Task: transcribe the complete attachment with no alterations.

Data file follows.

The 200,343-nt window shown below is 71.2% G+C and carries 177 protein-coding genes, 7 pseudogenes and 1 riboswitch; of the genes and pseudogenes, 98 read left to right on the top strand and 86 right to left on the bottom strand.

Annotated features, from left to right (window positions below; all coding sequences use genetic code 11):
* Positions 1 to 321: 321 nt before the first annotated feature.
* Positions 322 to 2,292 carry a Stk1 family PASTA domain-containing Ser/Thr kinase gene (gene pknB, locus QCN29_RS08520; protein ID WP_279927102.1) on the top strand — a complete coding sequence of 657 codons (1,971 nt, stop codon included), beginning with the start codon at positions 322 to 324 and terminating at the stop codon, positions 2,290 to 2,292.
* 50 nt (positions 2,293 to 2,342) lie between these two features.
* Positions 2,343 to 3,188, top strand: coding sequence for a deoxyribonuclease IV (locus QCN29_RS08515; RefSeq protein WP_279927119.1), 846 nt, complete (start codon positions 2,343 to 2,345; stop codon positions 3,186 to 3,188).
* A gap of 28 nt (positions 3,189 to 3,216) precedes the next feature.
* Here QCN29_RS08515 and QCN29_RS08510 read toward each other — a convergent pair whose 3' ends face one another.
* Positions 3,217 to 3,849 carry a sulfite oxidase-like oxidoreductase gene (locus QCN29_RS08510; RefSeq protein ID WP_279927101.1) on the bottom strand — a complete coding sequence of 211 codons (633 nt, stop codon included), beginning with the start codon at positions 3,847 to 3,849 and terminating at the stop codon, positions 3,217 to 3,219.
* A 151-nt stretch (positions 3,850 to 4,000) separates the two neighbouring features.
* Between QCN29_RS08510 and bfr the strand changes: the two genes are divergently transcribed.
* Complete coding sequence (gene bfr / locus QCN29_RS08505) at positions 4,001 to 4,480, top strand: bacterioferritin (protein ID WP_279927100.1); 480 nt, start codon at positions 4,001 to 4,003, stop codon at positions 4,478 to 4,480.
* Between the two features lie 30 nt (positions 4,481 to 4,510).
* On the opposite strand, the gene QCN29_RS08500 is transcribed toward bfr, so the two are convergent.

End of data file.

The 200,343-nt window shown below is 71.2% G+C and carries 177 protein-coding genes, 7 pseudogenes and 1 riboswitch; of the genes and pseudogenes, 98 read left to right on the top strand and 86 right to left on the bottom strand.

Annotated features, from left to right (window positions below; all coding sequences use genetic code 11):
* Positions 1 to 321: 321 nt before the first annotated feature.
* Positions 322 to 2,292 carry a Stk1 family PASTA domain-containing Ser/Thr kinase gene (gene pknB, locus QCN29_RS08520; protein ID WP_279927102.1) on the top strand — a complete coding sequence of 657 codons (1,971 nt, stop codon included), beginning with the start codon at positions 322 to 324 and terminating at the stop codon, positions 2,290 to 2,292.
* 50 nt (positions 2,293 to 2,342) lie between these two features.
* Positions 2,343 to 3,188, top strand: coding sequence for a deoxyribonuclease IV (locus QCN29_RS08515; RefSeq protein WP_279927119.1), 846 nt, complete (start codon positions 2,343 to 2,345; stop codon positions 3,186 to 3,188).
* A gap of 28 nt (positions 3,189 to 3,216) precedes the next feature.
* Here QCN29_RS08515 and QCN29_RS08510 read toward each other — a convergent pair whose 3' ends face one another.
* Positions 3,217 to 3,849 carry a sulfite oxidase-like oxidoreductase gene (locus QCN29_RS08510; RefSeq protein ID WP_279927101.1) on the bottom strand — a complete coding sequence of 211 codons (633 nt, stop codon included), beginning with the start codon at positions 3,847 to 3,849 and terminating at the stop codon, positions 3,217 to 3,219.
* A 151-nt stretch (positions 3,850 to 4,000) separates the two neighbouring features.
* Between QCN29_RS08510 and bfr the strand changes: the two genes are divergently transcribed.
* Complete coding sequence (gene bfr / locus QCN29_RS08505) at positions 4,001 to 4,480, top strand: bacterioferritin (protein ID WP_279927100.1); 480 nt, start codon at positions 4,001 to 4,003, stop codon at positions 4,478 to 4,480.
* Between the two features lie 30 nt (positions 4,481 to 4,510).
* On the opposite strand, the gene QCN29_RS08500 is transcribed toward bfr, so the two are convergent.